5 Steps Toward Racial Justice and Reconciliation

Racial justice and reconciliation are central to the gospel. Here’s how predominantly white churches can join the cause.

As a pastor of color who leads a very multiethnic and multicultural church, I often get asked by other pastors and leaders around the country how white, homogeneous churches can embody the gospel’s claim that a new communal identity is possible in a setting not given to reconciliation. I want to suggest that while not every church is going to reflect multiethnicity, predominantly white churches in predominantly white neighborhoods can still do their part in connecting the gospel to race.

In these kind of settings, for many (if not most) of the churches, the spectrum of interest in this matter ranges from apathetic ignorance to hardened resistance against any thought of proclaiming the gospel over matters of racial hostility. Yet, I believe that many white, homogeneous churches and pastors of predominantly white churches want to be part of God’s work of overcoming racial hostility and dismantling racism in all its forms. They often simply don’t know where to begin.

I want to offer a few ideas to help move you in this direction, even if there’s no foreseeable change in neighborhood demographics. To be connected to the global church doesn’t necessarily mean a local church will reflect the diversity of the world. But it does mean that the history, unique pressures, gifts and grace of the Spirit from those around the world shape the imagination of a local church in some form.


1. You can connect the gospel to the issue of race.

If white churches and leaders cannot make this fundamental connection, no well-meaning strategy will suffice.

The deep trouble the church (in many respects, the white church) finds itself in related to race stems from a bad theology that sees racial justice and reconciliation as optional to the gospel. This point of concern must be regularly repeated in our day. As long as the gospel is reduced to a personal decision, resulting in private discipleship and a self-centered preoccupation, we will tragically miss the core of the gospel, which is a declaration of Jesus’ Lordship resulting in a new family, called from different places in life.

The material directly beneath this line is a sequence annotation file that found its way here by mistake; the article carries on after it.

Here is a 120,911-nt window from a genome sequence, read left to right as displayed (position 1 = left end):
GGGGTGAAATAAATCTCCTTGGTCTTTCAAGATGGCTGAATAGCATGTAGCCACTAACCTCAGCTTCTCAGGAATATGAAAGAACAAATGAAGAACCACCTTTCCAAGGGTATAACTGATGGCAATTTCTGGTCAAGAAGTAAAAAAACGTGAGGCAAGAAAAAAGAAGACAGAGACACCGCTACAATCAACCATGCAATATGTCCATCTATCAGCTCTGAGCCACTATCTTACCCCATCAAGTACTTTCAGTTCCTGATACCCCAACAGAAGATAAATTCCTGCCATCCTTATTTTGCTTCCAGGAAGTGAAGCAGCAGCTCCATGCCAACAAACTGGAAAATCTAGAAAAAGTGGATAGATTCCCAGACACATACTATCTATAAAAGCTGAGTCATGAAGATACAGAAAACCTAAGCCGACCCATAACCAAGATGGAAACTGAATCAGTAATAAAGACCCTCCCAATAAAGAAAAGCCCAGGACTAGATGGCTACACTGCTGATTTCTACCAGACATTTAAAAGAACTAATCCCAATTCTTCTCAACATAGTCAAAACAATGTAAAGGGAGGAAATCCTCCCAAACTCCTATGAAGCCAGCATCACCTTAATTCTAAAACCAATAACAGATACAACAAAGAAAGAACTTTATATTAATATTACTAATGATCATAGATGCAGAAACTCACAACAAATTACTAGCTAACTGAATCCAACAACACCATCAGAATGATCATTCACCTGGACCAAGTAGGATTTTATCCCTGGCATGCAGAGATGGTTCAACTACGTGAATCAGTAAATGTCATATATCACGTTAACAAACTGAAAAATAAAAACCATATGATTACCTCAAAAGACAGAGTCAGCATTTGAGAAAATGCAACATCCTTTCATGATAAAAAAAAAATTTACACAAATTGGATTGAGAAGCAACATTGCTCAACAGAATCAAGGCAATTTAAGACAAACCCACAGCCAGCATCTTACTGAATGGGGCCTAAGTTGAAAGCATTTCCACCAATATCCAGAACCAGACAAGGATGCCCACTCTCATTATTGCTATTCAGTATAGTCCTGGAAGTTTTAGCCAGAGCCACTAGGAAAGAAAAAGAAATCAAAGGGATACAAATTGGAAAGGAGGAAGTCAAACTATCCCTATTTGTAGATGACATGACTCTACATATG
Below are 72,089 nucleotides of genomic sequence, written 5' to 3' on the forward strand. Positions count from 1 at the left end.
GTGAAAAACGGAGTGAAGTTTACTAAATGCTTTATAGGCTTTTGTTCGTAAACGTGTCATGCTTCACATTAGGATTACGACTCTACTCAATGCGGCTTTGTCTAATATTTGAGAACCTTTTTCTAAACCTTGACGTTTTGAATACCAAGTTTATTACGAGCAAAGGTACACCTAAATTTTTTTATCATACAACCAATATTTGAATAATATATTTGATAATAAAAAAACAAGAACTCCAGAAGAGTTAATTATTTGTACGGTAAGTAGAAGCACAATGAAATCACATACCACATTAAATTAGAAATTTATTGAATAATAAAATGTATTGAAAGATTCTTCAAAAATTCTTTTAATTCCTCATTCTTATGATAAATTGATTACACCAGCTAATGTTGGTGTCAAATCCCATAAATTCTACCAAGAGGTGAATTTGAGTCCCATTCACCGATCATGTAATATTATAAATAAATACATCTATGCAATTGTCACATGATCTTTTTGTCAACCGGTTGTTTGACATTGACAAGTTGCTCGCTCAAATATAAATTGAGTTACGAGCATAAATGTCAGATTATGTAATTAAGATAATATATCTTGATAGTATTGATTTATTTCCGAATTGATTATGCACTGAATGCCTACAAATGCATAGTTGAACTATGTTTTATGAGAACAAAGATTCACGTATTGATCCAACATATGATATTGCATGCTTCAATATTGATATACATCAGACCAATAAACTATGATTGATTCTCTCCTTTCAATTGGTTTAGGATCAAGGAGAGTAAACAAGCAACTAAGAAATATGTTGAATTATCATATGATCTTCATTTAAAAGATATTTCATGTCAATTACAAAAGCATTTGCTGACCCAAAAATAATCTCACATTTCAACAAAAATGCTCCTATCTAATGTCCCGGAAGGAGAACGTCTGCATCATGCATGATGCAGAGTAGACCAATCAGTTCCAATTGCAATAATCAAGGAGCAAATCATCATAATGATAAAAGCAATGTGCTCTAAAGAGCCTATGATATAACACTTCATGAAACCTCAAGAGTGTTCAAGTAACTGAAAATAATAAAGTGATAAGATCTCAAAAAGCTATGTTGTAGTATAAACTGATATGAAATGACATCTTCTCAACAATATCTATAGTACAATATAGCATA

This fundamental theological perspective has often been “outsourced” to people of color. But we are at a point where a theology of the “new family of Jesus,” or in Dr. King’s words, “The Beloved Community,” can’t be seen as a specialization of theology for people interested in that kind of “secondary” content. The gospel’s application to race must be seen as part of the core content for every Christian.

If our white brothers and sisters can make this connection, then we can move on to some practical ways to flesh this out.

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2. You can preach against racism in all its forms.

Even in the context of a homogeneous community, white brothers and sisters can take their place in preaching against racism. The pulpit, especially in evangelical, charismatic/Pentecostal communities, is the primary place of community culture shaping and heart formation. In an increasingly connected world, we are exposed to the social ills of racism on a daily basis. No longer can anyone claim to lack specific information on the reality of racial hostility. The ubiquity of social media and 24-hour news networks have presented a perpetual flow of stories plaguing many lives of people through racist ideology and practices.